Tag Archives: Possessing the Secret of Joy

Resistance

“Resistance is the secret of joy,” writes Alice Walker (Possessing the Secret of Joy)

Perhaps, in a manner akin to a mathematical equation, the words could be reversed.
Perhaps, joy is a secret of resistance.

Joy is, at one and the same time, personal and communal.
Joy comes when communities and individuals are strengthened, nourished, sustained.
Joy comes when individuals and communities welcome and embrace one another in love.
Joy comes when communities and communities affirm all God’s children.
Joy comes when individuals and communities (including God’s whole creation) thrive.
Joy comes when communities and individuals experience well-being and wholeness.
Joy comes when individuals and communities love and practice kindness.
Joy comes when communities and individuals acknowledge evil and sin, repent, and seek repair, reparation, and justice.

To work for such joy is to reject the lies that we are made for enmity … the lies that we are made to “other” and fear and hate people from whom we differ … the lies that creation is ours to exploit … the lies of white supremacy and patriarchy and homophobia and all systems and structures of oppression.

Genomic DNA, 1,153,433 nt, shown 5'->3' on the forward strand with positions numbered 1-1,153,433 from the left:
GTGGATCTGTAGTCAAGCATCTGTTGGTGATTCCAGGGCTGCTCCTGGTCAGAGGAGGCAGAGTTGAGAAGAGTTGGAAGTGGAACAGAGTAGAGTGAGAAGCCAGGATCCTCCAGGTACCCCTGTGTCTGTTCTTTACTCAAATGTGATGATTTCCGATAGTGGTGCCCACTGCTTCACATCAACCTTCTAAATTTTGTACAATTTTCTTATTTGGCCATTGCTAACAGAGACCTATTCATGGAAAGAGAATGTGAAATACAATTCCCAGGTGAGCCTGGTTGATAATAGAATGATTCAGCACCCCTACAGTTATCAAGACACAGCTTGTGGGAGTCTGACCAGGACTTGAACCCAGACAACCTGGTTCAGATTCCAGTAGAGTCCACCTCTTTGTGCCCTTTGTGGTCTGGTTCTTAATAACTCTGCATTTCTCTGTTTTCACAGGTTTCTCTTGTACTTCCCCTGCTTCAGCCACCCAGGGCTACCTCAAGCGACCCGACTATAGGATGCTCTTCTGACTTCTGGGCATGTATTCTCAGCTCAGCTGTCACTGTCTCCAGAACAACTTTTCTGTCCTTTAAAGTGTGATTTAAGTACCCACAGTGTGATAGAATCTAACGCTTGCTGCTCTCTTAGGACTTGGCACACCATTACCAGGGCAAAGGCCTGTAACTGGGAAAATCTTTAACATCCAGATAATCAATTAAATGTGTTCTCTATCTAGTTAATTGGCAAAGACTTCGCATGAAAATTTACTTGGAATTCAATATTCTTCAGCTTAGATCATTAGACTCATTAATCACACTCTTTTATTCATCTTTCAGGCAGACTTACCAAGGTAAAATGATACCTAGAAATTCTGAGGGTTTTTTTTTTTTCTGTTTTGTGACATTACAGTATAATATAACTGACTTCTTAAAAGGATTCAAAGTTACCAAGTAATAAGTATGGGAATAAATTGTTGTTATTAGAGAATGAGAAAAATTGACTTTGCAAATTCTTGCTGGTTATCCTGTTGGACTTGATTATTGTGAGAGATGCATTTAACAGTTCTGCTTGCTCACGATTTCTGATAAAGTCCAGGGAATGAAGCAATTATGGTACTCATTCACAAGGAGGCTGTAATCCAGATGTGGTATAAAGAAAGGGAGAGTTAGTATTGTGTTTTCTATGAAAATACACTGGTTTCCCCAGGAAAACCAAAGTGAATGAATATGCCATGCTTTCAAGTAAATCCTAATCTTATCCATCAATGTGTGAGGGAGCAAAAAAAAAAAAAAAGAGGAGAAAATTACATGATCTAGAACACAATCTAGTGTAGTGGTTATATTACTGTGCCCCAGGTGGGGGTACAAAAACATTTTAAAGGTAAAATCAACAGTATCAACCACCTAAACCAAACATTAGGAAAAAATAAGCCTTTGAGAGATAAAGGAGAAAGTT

To work for such joy is to resist.

“Resistance is the secret of joy.”

Joy is a secret of resistance.

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Filed under Books, Human Rights

The Plague and covid-19

If I were to ask people to guess my favorite novel – the novel that has most influenced me, I think only a few people would get the right answer. The Lord of the Rings and Possessing the Secret of Joy come in high on the list, but they stand just short of The Plague.

IMG-1510The Plague was written by Albert Camus, who as my friend Alonzo Johnson points out was Algerian – his parents were French – but he was born in Algeria. The novel tells the story of a plague sweeping through the city of Oran. It explores the impact on people and how people respond.

Today my friend, Catherine Gordon, posted a link to a reflection on The Plague, Camus on the Coronavirus“.

The author writes: “But there can never be safety — and that is why, for Camus, we need to love our fellow damned humans and work without hope or despair for the amelioration of suffering. Life is a hospice, never a hospital.”

Even as an “at risk, vulnerable” person on PAUSE (yes – that is New York’s name for it) may I love; may I work to ameliorate suffering.

This day. And all days.

I have tracked down my copy, at least the third I have owned, and will read it again starting this evening. Related posts may follow.

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Filed under Books, Current Events, Friends, New York